|1954||The High and the Mighty||Roy||Offscreen credit as William DeWolf Hopper|
|1954||Sitting Bull||Charles Wentworth||Offscreen credit as Bill Hopper|
|1954||This Is My Love||District Attorney||Offscreen credit|
|1954||Track of the Cat||Arthur Bridges||Offscreen credit|
|1955||Conquest of Space||Dr. George Fenton|
|1955||Robbers' Roost||Robert Bell||Offscreen credit|
|1955||One Desire||Mac McBain|
|1955||Rebel Without a Cause||Judy's father|
|1956||Good-bye, My Lady||Walden Grover|
|1956||The First Texan||William B. Travis|
|1956||The Bad Seed||Col. Kenneth Penmark|
|1957||The Deadly Mantis||Dr. Nedrick (Ned) Jackson|
|1957||20 Million Miles to Earth||Col. Bob Calder|
|1957||Slim Carter||Joe Brewster|
|1970||Myra Breckinridge||Judge Frederic D. Cannon||Uncredited, Released posthumously|
|1954||Mayor of the Town||Girard||"Minnie's Job"|
|1955||Lux Video Theatre||Brad Scott||"No Sad Songs for Me"|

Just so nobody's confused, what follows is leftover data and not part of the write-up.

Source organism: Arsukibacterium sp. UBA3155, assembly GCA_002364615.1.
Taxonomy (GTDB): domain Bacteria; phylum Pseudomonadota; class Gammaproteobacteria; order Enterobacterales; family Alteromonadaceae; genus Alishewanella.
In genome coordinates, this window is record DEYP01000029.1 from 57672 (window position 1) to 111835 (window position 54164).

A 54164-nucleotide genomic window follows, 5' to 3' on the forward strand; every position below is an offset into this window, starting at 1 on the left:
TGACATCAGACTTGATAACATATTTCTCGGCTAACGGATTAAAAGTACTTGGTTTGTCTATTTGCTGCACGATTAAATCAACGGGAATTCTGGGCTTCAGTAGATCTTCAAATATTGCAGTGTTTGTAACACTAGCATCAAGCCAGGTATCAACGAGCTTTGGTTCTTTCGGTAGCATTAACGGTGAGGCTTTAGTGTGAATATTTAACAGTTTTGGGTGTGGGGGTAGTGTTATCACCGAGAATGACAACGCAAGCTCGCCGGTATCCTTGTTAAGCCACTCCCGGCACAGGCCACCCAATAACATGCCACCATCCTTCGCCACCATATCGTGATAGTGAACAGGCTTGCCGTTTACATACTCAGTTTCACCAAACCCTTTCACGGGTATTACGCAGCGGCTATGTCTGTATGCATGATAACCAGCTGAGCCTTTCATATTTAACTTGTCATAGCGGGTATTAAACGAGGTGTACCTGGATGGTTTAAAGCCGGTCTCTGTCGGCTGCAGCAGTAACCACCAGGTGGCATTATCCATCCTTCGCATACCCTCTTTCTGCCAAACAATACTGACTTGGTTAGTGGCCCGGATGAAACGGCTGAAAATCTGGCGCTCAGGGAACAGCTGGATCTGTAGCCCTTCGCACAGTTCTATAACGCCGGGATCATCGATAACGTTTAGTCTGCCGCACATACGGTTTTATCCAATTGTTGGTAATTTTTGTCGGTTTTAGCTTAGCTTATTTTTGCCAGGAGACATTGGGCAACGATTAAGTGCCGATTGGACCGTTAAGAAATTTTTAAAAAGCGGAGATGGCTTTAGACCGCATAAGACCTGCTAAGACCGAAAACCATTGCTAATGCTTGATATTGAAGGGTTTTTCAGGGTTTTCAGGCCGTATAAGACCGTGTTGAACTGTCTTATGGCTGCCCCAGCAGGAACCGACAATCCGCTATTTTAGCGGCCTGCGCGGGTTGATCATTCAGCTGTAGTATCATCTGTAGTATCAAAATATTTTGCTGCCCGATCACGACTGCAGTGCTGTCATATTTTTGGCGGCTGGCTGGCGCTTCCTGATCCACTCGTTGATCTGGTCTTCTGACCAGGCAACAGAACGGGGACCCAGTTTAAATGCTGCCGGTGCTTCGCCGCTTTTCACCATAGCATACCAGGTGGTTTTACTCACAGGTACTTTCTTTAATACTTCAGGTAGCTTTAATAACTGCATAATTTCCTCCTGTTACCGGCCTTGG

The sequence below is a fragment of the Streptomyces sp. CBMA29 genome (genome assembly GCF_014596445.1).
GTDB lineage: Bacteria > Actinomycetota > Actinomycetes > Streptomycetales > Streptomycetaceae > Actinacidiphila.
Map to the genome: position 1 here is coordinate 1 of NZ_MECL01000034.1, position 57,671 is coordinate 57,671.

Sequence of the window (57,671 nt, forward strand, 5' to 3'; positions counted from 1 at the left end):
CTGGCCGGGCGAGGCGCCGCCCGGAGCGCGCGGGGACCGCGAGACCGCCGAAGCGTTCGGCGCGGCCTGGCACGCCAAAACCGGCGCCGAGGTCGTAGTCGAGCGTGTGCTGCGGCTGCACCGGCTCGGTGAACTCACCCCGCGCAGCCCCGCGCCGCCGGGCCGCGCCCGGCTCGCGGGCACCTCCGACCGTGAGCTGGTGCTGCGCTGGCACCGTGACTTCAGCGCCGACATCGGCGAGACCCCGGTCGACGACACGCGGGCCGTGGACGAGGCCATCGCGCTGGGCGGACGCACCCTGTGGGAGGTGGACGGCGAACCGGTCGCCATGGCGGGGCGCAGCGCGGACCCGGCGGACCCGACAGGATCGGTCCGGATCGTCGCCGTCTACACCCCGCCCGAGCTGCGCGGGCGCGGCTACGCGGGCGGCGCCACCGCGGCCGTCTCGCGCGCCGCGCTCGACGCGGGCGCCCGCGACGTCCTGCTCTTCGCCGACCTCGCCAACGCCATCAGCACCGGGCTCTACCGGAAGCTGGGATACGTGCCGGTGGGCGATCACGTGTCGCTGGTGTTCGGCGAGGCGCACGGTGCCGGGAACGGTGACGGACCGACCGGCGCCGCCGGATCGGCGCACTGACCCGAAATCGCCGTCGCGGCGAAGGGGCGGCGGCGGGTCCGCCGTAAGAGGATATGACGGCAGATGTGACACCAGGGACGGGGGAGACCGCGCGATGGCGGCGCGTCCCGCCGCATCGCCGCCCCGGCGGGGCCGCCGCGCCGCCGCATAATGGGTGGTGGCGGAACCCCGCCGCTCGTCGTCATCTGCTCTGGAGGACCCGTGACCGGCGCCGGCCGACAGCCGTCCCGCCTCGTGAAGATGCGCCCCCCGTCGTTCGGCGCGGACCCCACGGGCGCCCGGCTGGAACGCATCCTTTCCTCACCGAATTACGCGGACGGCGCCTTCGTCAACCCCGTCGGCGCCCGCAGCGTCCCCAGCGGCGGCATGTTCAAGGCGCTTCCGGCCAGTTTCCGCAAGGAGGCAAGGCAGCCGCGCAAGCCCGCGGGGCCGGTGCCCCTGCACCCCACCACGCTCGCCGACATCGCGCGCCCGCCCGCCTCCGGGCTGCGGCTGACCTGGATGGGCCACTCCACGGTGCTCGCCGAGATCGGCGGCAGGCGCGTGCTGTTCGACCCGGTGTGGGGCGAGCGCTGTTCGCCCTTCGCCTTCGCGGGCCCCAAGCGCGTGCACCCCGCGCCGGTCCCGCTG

|1955||Ford Theatre||Joe Cramer||"The Mumbys"|
|1955||Lux Video Theatre||Host||"Perilous Deception"|
|1955||Warner Brothers Presents … Casablanca||Wilson Randall||"Labor Camp Escape"|
|1956||Fury||Sam Wilson||"The Hobo" (credited as Bill Hopper)|
|1956||The 20th Century Fox Hour||Phil Harland||"One Life"|
|1956||Gunsmoke||John Henry Jordan||"Robin Hood"|
|1956||Lux Video Theatre||Jim Johanson||"The Star"|
|1956||Celebrity Playhouse||"Stagecoach to Paradise"|
|1956||The Millionaire||Capt. Jonathan Carroll||"Captain Jonathan Carroll"|
|1956||Gunsmoke||Tasker Sloane||"Unmarked Grave"|
|1956||Lux Video Theatre||George||"The Top Rung"|
|1956||Jane Wyman Presents The Fireside Theatre||Rick Gordon||"Ten Percent"|
|1956||Matinee Theater||"Madame de Treymes"|
|1956||Studio 57||Smith||"The Magic Glass"|
|1957||Studio 57||Kip||"Mr. November"|
|1957||Schlitz Playhouse of Stars||Dan Mailer||"The Restless Gun" (pilot for TV series)|
|1957||The Joseph Cotten Show||Arnold Bait||"The Case of the Jealous Bomber"|
|1957–1966||Perry Mason||Paul Drake||271 episodes|